*Modified from a Zane Benefits Blog


IT could end up being health reform’s highest hurdle

If state health care exchanges survive the Supreme Court challenge to health care reform, the election and state tea party activists, health policy experts are worried they could still be brought down by a much more mundane problem: information technology. Even states that are solidly committed to pursuing an exchange are facing major logistical challenges in building the computer systems that will be able to handle enrollment when exchanges open for business in 2014.

That’s largely because the system that will actually connect people to the right coverage will have to “talk” to many other systems, and the systems don’t use a common language. This includes a yet-to-be built federal “data hub” with tax and citizenship info, the enrollment systems of multiple private insurers selling exchange plans and — hardest of all — state Medicaid enrollment systems, many of which are not yet fully computerized.

Even if all the states that have taken the biggest steps to launch exchanges — fewer than 20 at the moment — were charging full speed ahead, there’s a lot of concern that they’ll have to switch to a “partnership” exchange model, with the federal Department of Health and Human Services running key functions. That’s because their IT systems could fail final tests in the months before the exchanges open in 2014. And that would mean losing some of the ability to customize the enrollment process for a state’s needs.

“People fear that the technology piece is just not going to be quite there,” said former Maine Insurance Commissioner Mila Kofman, who is now at Georgetown University’s Health Policy Institute. “The states that want the state-based exchange might not be able to be certified” by HHS to open on their own in 2014, she said. This is a major reason that most health consultants estimate that fewer than a dozen states will be running fully state-based exchanges, at least at first.

Patrick Howard, of Deloitte Consulting, who is working on exchanges in multiple states, counts only around seven states that have finalized contracts with vendors to build these IT systems. A few more are currently shopping for a contractor. That doesn’t give the others a whole lot of time to tackle a complicated task. “Every month matters now,” Howard said.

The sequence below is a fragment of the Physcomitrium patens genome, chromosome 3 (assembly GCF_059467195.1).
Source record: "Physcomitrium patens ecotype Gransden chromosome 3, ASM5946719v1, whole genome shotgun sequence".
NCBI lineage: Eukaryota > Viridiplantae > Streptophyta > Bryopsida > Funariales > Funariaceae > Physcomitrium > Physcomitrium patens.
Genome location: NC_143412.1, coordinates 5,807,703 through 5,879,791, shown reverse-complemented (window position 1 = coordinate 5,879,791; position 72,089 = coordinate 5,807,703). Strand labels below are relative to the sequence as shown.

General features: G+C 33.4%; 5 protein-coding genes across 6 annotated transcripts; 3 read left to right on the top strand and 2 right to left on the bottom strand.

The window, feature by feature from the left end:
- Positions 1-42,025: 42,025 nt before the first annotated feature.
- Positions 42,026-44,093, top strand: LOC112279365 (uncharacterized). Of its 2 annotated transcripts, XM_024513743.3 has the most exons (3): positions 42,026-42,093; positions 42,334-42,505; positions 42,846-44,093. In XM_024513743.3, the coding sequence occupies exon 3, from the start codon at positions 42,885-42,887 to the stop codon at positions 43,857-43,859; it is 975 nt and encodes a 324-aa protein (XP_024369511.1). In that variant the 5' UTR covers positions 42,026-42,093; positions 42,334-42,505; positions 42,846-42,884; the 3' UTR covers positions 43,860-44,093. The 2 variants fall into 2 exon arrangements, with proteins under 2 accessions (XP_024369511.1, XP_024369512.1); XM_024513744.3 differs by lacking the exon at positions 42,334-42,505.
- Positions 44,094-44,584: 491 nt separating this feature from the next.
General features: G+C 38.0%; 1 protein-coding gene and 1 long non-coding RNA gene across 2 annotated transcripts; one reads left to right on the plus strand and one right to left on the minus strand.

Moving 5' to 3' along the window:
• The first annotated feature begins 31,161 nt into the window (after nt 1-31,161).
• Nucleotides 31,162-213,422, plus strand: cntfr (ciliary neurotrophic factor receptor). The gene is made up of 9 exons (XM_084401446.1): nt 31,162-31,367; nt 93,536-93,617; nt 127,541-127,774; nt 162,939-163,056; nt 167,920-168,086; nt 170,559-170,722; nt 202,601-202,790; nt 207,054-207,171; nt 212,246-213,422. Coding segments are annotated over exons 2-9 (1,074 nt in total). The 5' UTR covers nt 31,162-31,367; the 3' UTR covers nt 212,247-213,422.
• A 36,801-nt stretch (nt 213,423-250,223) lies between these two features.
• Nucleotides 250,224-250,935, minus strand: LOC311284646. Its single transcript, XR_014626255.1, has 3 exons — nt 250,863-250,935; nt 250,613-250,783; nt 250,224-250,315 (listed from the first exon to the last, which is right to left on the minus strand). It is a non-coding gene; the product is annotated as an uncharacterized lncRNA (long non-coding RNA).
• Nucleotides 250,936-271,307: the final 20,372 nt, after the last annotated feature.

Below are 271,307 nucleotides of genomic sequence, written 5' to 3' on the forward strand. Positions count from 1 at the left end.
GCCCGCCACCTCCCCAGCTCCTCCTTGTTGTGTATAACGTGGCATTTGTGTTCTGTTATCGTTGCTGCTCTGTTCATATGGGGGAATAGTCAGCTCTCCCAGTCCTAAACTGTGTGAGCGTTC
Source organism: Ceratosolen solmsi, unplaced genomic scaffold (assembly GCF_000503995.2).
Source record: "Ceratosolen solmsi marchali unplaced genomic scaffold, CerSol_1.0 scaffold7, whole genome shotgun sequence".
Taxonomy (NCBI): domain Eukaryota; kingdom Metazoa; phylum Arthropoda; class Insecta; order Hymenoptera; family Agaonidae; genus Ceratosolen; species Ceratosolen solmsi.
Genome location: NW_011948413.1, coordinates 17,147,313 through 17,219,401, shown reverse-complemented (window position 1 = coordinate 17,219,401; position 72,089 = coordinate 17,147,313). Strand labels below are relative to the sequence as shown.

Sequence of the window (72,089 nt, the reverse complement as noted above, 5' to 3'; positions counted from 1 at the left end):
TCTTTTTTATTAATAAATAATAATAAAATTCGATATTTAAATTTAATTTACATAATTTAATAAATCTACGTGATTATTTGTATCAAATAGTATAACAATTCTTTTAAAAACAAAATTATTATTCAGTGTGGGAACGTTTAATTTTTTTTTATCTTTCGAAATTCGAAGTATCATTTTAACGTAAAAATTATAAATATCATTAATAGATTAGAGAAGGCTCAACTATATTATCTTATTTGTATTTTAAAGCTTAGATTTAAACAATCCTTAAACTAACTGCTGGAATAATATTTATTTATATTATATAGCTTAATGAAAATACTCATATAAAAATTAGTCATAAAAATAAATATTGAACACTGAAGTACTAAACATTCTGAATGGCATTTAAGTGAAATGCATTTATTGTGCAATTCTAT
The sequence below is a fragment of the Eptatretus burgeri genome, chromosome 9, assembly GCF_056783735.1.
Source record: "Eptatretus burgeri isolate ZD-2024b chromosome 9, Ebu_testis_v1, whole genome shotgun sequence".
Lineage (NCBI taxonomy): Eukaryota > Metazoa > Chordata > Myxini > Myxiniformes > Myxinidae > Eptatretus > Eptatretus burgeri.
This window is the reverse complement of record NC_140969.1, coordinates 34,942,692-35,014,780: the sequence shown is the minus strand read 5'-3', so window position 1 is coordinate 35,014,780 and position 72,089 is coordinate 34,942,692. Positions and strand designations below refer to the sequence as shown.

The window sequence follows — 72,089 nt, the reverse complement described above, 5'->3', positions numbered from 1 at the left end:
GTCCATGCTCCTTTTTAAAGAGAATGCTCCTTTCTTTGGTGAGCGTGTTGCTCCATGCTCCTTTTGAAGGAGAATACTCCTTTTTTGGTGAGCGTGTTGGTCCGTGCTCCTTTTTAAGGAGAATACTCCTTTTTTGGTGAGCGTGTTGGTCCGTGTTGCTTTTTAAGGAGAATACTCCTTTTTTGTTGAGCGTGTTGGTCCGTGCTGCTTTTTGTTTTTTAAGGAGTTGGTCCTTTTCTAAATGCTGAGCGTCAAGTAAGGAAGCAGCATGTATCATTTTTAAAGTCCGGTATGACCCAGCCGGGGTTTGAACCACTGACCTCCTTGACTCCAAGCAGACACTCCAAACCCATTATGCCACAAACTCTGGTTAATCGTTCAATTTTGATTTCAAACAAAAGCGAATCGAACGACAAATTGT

California provides one of the most dramatic illustrations of the challenge pro-health reform states are facing. The Golden State was the first to authorize the creation of a state exchange after the health law passed. But it still hasn’t signed a contract with an IT vendor, even though its deadline for announcing a developer passed two months ago, said Micah Weinberg of the Bay Area Council, an advocate close to the exchange development process.

  • And the existing state of its systems for enrolling people in public insurance programs means it’s going to be a huge jump to get ready for 2014. Weinberg illustrates the problem by explaining that if the state’s Children’s Health Insurance Program — Healthy Families — is found to be eligible for the Medicaid program, a paper file is overnighted to the other program’s enrollment office. “That’s our IT system here in California,” Weinberg said ruefully.

States are making a major push to upgrade their Medicaid enrollment systems, thanks in part to funding provided by the stimulus bill. But a January study by the Kaiser Family Foundation found that only one state, Oklahoma, had a fully automated Medicaid enrollment system that could process applications in real time. And the state is fighting the health reform law.